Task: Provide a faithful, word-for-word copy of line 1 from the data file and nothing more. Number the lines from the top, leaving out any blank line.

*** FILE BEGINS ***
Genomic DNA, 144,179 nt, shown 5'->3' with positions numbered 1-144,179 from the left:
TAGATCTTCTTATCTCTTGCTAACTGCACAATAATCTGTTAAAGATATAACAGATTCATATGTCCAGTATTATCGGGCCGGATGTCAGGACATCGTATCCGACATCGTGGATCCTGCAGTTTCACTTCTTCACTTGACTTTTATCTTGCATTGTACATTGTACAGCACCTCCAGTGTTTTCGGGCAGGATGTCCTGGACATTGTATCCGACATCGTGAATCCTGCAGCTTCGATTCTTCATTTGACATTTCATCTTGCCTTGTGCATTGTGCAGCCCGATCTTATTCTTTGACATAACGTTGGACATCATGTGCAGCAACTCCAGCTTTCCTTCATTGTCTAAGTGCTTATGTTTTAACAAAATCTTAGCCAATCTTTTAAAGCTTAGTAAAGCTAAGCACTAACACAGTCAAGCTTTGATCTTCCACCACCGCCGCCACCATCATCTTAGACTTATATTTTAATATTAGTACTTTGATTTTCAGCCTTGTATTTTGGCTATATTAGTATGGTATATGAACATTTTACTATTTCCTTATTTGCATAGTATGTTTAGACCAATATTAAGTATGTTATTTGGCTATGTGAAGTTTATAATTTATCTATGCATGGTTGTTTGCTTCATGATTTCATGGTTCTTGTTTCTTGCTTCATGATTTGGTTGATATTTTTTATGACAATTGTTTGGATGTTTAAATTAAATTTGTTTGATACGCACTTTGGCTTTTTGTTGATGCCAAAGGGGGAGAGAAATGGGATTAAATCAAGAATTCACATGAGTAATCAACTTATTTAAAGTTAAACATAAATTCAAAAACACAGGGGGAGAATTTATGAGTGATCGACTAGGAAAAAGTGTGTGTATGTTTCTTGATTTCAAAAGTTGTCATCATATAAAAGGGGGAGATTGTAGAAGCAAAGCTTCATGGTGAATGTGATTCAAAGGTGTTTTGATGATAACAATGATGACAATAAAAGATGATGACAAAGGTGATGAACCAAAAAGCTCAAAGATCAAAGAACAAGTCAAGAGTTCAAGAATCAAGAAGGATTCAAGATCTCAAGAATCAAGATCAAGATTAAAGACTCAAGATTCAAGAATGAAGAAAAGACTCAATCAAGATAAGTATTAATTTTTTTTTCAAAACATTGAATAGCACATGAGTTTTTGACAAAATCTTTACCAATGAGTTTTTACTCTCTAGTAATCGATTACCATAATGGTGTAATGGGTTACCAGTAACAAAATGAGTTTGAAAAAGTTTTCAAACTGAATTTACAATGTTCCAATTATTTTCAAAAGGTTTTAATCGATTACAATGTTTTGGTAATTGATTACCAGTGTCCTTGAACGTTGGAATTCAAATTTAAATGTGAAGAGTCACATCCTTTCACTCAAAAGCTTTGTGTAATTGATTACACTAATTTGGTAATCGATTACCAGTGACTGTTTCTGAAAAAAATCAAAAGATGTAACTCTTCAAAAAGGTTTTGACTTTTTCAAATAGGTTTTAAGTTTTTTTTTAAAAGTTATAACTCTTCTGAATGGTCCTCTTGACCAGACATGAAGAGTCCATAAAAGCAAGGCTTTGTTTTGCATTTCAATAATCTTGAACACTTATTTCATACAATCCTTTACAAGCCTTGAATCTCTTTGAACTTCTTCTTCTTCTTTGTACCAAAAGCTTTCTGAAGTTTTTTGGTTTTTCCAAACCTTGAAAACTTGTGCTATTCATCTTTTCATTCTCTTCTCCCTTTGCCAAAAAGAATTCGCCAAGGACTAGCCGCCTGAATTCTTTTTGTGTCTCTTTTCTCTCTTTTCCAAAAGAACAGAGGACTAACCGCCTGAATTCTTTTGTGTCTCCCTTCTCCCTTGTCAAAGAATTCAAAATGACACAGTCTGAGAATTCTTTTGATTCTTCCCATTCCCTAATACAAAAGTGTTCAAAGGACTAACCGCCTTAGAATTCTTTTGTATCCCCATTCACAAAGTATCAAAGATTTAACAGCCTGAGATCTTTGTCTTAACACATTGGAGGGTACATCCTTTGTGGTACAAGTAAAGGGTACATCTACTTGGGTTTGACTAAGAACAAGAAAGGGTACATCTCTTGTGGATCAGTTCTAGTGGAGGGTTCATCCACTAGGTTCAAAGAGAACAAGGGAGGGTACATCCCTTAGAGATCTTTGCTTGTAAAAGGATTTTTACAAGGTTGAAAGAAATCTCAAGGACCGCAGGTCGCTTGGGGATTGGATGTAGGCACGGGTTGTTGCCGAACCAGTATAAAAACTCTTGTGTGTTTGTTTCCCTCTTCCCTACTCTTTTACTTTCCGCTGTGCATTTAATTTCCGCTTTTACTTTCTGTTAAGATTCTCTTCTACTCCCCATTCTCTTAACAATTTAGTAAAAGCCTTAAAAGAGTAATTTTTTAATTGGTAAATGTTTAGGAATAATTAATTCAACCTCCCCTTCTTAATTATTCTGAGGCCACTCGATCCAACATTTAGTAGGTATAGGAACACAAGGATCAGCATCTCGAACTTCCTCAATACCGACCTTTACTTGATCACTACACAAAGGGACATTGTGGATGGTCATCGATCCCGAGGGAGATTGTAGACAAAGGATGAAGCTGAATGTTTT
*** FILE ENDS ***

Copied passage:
Genomic DNA, 144,179 nt, shown 5'->3' with positions numbered 1-144,179 from the left: